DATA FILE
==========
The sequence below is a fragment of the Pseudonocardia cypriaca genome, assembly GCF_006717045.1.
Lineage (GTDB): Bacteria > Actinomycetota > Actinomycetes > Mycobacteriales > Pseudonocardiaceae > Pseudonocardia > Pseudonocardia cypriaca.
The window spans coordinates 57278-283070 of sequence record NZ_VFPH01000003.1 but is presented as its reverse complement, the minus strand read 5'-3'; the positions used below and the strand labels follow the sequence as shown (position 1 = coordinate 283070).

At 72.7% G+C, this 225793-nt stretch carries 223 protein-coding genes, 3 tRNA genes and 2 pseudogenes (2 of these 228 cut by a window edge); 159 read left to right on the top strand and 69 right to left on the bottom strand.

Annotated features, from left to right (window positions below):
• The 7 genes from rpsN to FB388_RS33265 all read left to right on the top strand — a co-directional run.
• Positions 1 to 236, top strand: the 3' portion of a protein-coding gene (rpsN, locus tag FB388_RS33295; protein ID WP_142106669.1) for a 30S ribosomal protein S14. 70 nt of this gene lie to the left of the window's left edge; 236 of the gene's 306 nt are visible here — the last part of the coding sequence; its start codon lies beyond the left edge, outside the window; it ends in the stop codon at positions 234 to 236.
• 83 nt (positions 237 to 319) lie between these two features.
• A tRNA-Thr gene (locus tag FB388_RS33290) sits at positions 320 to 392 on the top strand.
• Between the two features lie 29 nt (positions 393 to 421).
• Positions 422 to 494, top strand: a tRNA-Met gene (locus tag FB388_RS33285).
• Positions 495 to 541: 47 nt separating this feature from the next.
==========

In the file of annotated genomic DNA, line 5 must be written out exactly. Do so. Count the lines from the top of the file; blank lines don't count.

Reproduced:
Annotated features, from left to right (window positions below):